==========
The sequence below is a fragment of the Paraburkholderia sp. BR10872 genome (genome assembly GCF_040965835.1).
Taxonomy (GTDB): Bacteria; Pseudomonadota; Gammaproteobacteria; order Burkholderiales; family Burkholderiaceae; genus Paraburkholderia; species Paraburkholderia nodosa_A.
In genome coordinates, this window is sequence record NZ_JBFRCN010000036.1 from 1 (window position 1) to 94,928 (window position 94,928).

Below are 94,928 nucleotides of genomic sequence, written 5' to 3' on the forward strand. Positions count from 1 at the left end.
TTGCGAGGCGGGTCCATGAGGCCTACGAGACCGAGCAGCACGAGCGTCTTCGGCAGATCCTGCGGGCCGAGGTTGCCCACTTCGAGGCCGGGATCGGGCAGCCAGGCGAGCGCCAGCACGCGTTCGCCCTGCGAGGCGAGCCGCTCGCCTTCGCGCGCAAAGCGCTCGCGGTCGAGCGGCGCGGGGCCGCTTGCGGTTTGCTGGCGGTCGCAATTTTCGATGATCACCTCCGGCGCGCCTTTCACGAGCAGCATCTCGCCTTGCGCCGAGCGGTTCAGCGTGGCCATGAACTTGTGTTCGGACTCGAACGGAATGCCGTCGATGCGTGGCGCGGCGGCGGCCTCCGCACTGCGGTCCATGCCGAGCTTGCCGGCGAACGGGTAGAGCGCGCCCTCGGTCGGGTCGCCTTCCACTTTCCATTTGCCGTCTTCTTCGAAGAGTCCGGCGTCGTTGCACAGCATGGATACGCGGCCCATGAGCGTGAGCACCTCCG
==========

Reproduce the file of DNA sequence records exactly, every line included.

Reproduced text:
The sequence below is a fragment of the Paraburkholderia sp. BR10872 genome (genome assembly GCF_040965835.1).
Taxonomy (GTDB): Bacteria; Pseudomonadota; Gammaproteobacteria; order Burkholderiales; family Burkholderiaceae; genus Paraburkholderia; species Paraburkholderia nodosa_A.
In genome coordinates, this window is sequence record NZ_JBFRCN010000036.1 from 1 (window position 1) to 94,928 (window position 94,928).

Below are 94,928 nucleotides of genomic sequence, written 5' to 3' on the forward strand. Positions count from 1 at the left end.
TTGCGAGGCGGGTCCATGAGGCCTACGAGACCGAGCAGCACGAGCGTCTTCGGCAGATCCTGCGGGCCGAGGTTGCCCACTTCGAGGCCGGGATCGGGCAGCCAGGCGAGCGCCAGCACGCGTTCGCCCTGCGAGGCGAGCCGCTCGCCTTCGCGCGCAAAGCGCTCGCGGTCGAGCGGCGCGGGGCCGCTTGCGGTTTGCTGGCGGTCGCAATTTTCGATGATCACCTCCGGCGCGCCTTTCACGAGCAGCATCTCGCCTTGCGCCGAGCGGTTCAGCGTGGCCATGAACTTGTGTTCGGACTCGAACGGAATGCCGTCGATGCGTGGCGCGGCGGCGGCCTCCGCACTGCGGTCCATGCCGAGCTTGCCGGCGAACGGGTAGAGCGCGCCCTCGGTCGGGTCGCCTTCCACTTTCCATTTGCCGTCTTCTTCGAAGAGTCCGGCGTCGTTGCACAGCATGGATACGCGGCCCATGAGCGTGAGCACCTCCG